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Canoeing & Kayaking


Black River, Harrells, NC
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Copyright 2001 Alfonso Vazquez-Cuervo - See Terms of Use

Our Route Summary

  • Submitted by: Dee Lutz
  • Date Submitted: 7/2001
  • Location: Harrells, North Carolina
  • Class: 1
  • Distance Paddled: 15 miles round trip
  • Water: fresh blackwater
  • Wildlife: pileated woodpeckers, goldfinches, flycatchers, great blue herons, and lots of other songbirds, a tree that was scratched by bears, deer prints on beaches, and mosquitoes in the woods
  • Special Regulations: none known


  • Directions: Take I-40 to the Wallace exit where you get on 41 West. Take 41 West about 15 miles to Harrells, then about another 3 to 5 miles to the bridge. It's a fairly large bridge, and the road on the far side of the bridge is called Black River Road. We parked on the near side of the bridge.
  • Fee: none
  • Description: Put in at bottom of hill below the bridge. There is a small dirt path down to the bottom of the hill -- probably about 1/10 of a mile. Fairly steep -- no problem carrying a sea kayak with two people, but probably pretty difficult alone.
  • Parking: Park on the side of road by the bridge. There is no parking lot. This would not be a good place for a large group trip for this reason.
  • Facilities: none
  • Handicap Access: none

What We Saw

The river was beautiful; dark brown with tannin but very clear. Excellent birding -- we saw two pileated woodpeckers, goldfinches, flycatchers, a couple of great blue herons, and lots of other songbirds. There were several beaches along the way so it's a nice trip for picnicking. It's fairly shady along the river so it was not terribly hot. Mosquitoes were bad in the woods, but didn't bother either of us at all on the river. There was one large downed tree that we needed to portage around, but it was not much of a problem as there was beach on both sides of the tree.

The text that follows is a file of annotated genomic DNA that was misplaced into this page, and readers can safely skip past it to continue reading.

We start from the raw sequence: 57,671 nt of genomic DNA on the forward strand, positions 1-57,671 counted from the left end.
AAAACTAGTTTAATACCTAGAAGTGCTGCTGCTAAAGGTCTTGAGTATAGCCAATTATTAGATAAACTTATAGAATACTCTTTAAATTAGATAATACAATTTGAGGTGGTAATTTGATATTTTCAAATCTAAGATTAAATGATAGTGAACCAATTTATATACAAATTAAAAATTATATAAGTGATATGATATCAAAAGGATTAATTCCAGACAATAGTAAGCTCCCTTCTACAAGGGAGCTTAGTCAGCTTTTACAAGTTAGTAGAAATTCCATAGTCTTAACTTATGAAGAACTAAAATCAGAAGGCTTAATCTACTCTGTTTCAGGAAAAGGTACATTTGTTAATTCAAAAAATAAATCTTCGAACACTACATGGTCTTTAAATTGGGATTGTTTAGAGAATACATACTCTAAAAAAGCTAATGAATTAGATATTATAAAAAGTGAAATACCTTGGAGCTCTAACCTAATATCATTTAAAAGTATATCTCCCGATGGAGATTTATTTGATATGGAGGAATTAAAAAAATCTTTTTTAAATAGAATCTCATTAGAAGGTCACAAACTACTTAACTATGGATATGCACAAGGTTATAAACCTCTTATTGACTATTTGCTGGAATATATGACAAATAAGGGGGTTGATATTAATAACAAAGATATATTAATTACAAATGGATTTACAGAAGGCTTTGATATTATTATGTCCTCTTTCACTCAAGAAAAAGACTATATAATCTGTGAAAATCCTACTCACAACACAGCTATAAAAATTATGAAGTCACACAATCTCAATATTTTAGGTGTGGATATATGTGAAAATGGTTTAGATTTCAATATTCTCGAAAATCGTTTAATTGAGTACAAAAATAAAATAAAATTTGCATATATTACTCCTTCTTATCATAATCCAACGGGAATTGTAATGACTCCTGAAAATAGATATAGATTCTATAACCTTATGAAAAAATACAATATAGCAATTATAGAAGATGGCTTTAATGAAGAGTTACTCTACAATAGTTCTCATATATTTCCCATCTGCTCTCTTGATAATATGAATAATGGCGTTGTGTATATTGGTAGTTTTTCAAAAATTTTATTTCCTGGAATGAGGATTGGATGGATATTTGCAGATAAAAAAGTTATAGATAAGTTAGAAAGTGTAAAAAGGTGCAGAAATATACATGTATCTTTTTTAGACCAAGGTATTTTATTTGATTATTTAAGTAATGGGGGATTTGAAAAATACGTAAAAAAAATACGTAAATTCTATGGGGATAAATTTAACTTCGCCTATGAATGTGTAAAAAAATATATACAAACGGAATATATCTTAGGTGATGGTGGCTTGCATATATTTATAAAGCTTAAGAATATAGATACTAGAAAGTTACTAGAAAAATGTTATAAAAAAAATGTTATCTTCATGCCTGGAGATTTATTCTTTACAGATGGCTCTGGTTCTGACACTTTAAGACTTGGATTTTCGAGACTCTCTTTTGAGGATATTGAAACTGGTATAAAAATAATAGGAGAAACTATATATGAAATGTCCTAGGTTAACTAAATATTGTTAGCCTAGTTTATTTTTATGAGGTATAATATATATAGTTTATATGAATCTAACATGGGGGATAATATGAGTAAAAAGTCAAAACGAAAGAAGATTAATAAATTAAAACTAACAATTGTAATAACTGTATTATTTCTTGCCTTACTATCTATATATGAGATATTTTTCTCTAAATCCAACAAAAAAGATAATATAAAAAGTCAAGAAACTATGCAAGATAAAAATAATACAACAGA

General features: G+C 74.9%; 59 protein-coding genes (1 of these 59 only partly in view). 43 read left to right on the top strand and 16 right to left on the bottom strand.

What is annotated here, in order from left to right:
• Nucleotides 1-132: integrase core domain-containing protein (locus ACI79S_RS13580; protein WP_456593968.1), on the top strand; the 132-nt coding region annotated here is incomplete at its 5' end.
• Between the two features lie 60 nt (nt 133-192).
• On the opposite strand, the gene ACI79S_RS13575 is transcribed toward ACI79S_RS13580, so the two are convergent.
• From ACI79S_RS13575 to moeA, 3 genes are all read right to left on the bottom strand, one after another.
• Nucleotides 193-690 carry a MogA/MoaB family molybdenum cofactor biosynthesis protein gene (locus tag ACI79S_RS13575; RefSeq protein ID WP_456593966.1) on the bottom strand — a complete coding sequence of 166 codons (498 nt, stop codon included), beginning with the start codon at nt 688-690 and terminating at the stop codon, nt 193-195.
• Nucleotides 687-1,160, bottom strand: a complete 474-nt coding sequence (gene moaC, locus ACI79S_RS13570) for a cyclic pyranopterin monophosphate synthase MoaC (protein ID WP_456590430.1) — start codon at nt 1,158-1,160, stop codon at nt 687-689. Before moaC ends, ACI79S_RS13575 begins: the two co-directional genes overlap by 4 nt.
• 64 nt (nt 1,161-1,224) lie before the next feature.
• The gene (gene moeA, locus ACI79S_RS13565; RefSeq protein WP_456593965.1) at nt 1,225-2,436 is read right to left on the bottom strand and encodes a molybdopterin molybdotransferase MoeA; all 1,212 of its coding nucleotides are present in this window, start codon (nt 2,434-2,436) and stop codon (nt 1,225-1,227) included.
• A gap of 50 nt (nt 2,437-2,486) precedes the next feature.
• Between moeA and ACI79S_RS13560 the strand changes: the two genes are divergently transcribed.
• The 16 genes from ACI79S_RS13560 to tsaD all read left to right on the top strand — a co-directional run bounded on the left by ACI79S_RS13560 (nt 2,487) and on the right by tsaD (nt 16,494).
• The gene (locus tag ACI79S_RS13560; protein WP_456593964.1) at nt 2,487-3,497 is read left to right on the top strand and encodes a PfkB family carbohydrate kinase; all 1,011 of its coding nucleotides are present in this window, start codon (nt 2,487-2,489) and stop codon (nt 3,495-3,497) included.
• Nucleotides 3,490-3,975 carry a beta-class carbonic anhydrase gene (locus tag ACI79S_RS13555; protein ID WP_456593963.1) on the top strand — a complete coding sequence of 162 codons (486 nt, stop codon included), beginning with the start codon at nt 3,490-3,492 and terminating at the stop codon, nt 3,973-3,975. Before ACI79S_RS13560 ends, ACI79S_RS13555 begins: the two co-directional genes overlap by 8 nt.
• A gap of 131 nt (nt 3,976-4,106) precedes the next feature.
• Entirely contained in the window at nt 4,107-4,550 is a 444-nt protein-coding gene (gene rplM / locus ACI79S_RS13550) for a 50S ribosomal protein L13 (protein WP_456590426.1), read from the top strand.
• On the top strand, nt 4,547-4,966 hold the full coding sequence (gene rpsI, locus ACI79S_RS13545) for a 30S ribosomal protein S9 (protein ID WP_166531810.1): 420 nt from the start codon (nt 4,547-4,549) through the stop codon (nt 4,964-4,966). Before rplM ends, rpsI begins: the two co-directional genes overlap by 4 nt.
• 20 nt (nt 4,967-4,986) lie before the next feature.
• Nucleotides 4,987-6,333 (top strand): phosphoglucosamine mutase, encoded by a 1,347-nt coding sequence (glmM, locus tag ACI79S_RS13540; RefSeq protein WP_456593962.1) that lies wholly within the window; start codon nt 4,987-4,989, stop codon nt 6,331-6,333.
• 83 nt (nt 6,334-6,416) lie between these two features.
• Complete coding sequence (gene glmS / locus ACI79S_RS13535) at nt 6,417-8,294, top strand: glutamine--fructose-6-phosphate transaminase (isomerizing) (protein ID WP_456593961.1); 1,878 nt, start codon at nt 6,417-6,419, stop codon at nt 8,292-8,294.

We paddled down river for 6.5 miles to the Sampson County Rt. 1007 Bridge, then went another mile (we think) then paddled back. The paddle upstream was not much harder than going down as the current is not very strong. It was even more lovely going back because as evening was falling more birds were coming out and the river was really coming alive. It's quite an isolated place -- the whole day we passed one fisherman on the banks and one couple fishing in a boat. I think we only passed a total of 3 houses along the way.

The only down side was that Sampson County is in swine country and at one point the wind was blowing from a direction that brought some pig odor -- not extreme, but I don't know if it would be worse on a really windy day. As it was, we only noticed it for about 20 minutes.